Finally, we have data science and SQL sitting in a tree…let’s see some kissing! :)

Brief Intro for the Use Case

In an effort to leverage a simple and understandable data-set, but one that is not already exhausted in some tutorial, I decided to open-source some data I’ve been collecting as a personal hobby on my houseplants. I’ve had an IOT sensor running for a month measuring the soil moisture levels for a particular plant. A reading is taken every 60 seconds or so and I’ve published roughly 42k records into BigQuery, representing approximately 20 days worth of data. My goal is simple: Given the current trajectory of the plant’s water absorption, when do I need to water my plant again?

Make sense? Ok, let’s dive in. First, let’s take a look at the data we’ll be working with.

 Processed with MOLDIV Processed with MOLDIV

Preview of the Data

Once you have data being captured (see appendix below for how to do that), the resulting raw soil readings will most likely follow a pattern like the below image. High values (>2900) indicate soil dryness, with the maximum being 3100. If you were to dunk the sensor in pure water, typically the values bottom out around 1500-1800. The vertical drops on the chart indicate watering events for the houseplant. And the rise from “watered” at 1800 to “dry” at 3100 is fairly linear in most cases. (There are some instances of local spikes around April 10 and April 13, and those are are most likely due to additional water draw on warm days. I hope to explore that potential correlation vs. ambient weather in future articles!) For the sake of our analysis, I will focus on data captured between 4/28 and 5/1 which represents a period of sensor readings immediately following a watering event. Based on eyeballing the results and assuming a linear pattern, I’d expect to hit our 2900 dryness threshold around 5/2-5/3. Now let’s see what Google BigQuery predicts!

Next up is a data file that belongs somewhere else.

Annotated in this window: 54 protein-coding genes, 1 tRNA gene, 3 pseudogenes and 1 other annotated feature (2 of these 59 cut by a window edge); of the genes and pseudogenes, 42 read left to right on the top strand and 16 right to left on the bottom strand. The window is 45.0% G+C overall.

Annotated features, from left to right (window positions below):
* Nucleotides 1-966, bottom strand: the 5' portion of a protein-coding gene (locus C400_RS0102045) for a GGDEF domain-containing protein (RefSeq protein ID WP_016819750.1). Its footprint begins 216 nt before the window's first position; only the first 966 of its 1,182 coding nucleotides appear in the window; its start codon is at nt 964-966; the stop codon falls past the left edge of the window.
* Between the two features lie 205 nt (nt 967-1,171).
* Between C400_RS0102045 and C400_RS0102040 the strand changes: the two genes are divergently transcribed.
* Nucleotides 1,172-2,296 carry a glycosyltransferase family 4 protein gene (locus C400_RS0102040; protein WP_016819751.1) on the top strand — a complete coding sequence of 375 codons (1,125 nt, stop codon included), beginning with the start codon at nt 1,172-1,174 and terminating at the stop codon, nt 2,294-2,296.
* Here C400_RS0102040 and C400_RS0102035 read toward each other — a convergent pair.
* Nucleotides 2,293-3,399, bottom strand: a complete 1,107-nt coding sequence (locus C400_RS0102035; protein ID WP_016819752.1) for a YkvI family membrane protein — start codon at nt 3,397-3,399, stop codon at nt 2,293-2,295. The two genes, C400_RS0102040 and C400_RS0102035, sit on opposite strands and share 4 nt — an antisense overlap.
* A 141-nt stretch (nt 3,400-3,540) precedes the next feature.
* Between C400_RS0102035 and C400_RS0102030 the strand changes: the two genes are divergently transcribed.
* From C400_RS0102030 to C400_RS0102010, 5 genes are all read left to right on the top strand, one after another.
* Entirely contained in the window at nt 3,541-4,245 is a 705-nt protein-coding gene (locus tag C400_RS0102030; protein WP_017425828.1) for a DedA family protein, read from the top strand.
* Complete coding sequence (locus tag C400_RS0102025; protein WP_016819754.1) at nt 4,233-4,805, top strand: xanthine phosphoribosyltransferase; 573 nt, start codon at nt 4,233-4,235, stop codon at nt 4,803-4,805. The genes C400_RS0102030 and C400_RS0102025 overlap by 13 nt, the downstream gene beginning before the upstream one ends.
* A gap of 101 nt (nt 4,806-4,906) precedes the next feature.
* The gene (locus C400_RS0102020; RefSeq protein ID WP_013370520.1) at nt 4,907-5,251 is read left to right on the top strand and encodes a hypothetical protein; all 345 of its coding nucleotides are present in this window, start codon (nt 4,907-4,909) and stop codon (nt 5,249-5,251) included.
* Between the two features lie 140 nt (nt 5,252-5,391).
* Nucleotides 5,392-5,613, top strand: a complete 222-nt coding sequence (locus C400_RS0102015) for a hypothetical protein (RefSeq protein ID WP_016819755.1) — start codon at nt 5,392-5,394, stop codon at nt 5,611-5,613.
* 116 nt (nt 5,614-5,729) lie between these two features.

D3.js wasn’t working so here’s a picture of the data charted in Excel.

D3.js wasn’t working so here’s a picture of the data charted in Excel.

Google Cloud BigQuery ML

Now that you understand the data and usecase, let’s dive into the mechanics of BigQuery.

Based on initial exploration of the data above, it appears a linear regression model could be a fairly accurate model to leverage for predicting when to water. As of the time of writing, BQML support linear regression, logistic regression, and K-means clustering. (More details on the specific models available can be found here.) From a technology perspective, we are fine. And now you know why I chose this dataset to demo. :)